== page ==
Predicated on historical precedent and declining pending sales coming into the month, I was not expecting much in the way of sales activity in July. BOOM! Seemingly out of nowhere we get the 2nd best month of the year, in fact the 2nd best month in the past 25 months! Across the region we sold 1,107 homes in July, just 24 fewer than the 1,131 sold in May of this year. Before that you’d have to go back to June of 2017 when we sold 1,360 homes.
So July was good. So good, in fact, that we pulled within 40 homes of last year-to-date selling 6,337 homes through July compared to 6,377 in 2018. That’s still a bit off the 7,008 pace set in 2017, but not bad. Here’s hoping we can keep that momentum going.
But lagging sales isn’t just a local phenomenon – it’s an issue that’s being debated statewide and across the country. During a period of economic prosperity, rising wages, record low unemployment and near-record low interest rates – why isn’t housing holding up its end of the deal? In California we continue to point at reduced inventories, and especially reduced availability of affordable homes. First time buyers are faced with median prices of over $700,000 in San Diego County, $800,000 in Orange County, $500,000 in Los Angeles and even
$450,000 – $480,000 in Murrieta/Temecula. Median prices of $285,000 – $300,000 in Hemet and San Jacinto are not easily affordable but relative to surrounding markets look increasingly attractive. Prices in those areas are also rising at a faster rate than some of our more pricey neighbors.
So we understand housing access is a problem in California, but what’s constraining sales in the rest of the country? Turns out there are no magic answers. Even a home priced at the U.S. median of $226,800 may be a stretch for folks who live wherever that home is. Another problem is consumer confidence. There’s a kind of perception that even though the economy appears to be running flat out on all cylinders, there’s underlying concern. After all, this ‘recovery’ has now set a record for a bull run – more than a decade as of June. ‘Everybody knows’ that the economy is cyclical so sooner or later… And some fingers are pointing to late next year or early
2021 as potential downturns, fingers that belong to people who are paid to know. As it’s currently a media narrative, this can become a self-fulfilling prophecy at some point.
Younger folks, including that pent-up Millenial generation, lived through the last recession with their parents a decade ago during their formative years. Many experienced the loss of a home first-hand. While 70% still hold their longer-term goal of homeownership, short-term they’re hesitant to take on more debt right now (for many saddled with student debt) and worry about a downturn on the horizon. Makes sense.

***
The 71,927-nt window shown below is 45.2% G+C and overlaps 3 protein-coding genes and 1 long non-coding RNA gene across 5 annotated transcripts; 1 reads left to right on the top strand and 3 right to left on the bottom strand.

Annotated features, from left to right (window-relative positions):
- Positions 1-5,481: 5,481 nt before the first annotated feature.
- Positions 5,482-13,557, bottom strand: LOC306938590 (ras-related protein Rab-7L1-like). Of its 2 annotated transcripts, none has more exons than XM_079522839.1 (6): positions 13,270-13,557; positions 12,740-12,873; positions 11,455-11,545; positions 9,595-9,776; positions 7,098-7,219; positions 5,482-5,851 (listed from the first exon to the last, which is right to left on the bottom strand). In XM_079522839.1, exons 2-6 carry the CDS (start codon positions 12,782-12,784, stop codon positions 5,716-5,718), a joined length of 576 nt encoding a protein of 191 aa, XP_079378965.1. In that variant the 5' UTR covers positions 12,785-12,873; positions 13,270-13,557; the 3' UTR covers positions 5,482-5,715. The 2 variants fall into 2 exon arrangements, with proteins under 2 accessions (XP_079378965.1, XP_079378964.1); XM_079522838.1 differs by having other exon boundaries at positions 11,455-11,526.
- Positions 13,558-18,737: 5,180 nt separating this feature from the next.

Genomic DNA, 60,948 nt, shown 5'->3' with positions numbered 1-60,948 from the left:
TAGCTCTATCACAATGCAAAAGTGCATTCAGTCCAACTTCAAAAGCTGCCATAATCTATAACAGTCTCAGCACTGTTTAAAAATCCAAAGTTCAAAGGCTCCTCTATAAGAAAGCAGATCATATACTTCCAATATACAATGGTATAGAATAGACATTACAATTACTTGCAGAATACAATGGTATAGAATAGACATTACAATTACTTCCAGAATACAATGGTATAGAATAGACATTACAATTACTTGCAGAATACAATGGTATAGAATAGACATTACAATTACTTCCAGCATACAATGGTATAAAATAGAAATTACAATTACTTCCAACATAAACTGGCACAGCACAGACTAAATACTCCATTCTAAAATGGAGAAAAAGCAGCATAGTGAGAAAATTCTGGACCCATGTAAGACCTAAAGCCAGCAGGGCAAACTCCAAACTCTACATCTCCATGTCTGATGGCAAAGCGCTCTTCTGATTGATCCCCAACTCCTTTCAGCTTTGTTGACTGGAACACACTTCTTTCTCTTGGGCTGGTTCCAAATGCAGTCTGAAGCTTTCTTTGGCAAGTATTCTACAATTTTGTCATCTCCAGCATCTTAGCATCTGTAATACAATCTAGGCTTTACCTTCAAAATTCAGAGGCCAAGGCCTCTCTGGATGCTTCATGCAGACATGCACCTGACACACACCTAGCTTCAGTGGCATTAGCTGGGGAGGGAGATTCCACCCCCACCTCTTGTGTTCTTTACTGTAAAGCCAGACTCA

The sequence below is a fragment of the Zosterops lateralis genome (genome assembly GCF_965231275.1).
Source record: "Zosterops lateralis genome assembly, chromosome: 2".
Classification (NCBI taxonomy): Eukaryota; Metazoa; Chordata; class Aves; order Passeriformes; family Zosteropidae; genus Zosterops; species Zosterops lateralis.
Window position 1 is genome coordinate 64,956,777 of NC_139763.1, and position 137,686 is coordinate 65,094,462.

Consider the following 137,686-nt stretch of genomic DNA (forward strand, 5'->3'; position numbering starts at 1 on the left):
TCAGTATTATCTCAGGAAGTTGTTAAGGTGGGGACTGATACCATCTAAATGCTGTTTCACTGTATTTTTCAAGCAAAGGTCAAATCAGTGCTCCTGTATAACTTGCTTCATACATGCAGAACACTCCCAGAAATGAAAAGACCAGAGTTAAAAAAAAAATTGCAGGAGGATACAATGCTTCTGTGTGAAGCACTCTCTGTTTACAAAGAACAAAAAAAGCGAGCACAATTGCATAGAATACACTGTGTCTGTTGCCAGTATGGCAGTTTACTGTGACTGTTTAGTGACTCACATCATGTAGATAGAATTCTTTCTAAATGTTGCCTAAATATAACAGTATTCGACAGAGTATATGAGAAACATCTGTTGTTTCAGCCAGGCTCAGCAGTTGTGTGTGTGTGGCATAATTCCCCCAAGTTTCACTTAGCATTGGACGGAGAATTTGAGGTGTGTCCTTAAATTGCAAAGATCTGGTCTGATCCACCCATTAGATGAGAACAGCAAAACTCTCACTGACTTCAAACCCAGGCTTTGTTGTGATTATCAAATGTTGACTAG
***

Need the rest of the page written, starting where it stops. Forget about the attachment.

Others argue that while June 2009 marks the official start of the current recovery, sectors of the economy recovered at different rates. GDP growth was anemic, at best, for much of that time. Lending rules were tightened to the point of strangulation in the aftermath of the melt-down. Technology, housing, healthcare and manufacturing, all experienced recovery years apart, some as recently as 2017. In our market, median home prices have still not recovered to their pre-recession peak. Temecula median price will be the first Southwest city to fully recover if it stays on track through year-end.
So has the recovery really run for a decade or do we still have time and room to grow? Having dropped by as much as 65% in some of our local markets over 18 months, prices didn’t start to appreciate again until 2012, and have increased about 7% each of the past 7 years. Last month our regional median added 2% month-over month ($388,642 / $394,594) and 4% up year-to-date ($378,156). As I’ve pointed out before, compared to the 30% – 35% appreciation we experienced from 2001 – 2006, 7% is a sustainable growth rate IF we have products to sell, IF they are affordable, IF we’re not taxed and regulated out of existence, and IF the rest of the state and nation don’t collapse around us. We could still have some growth years ahead.
To end on a happy note, by the time you get my next newsletter, Sacramento will be wrapping up for the year. Property and business owners can breathe a sigh of relief that they may have escaped some of the worst bills we’ve seen in a while. But don’t get too comfy, they’ll be back in January.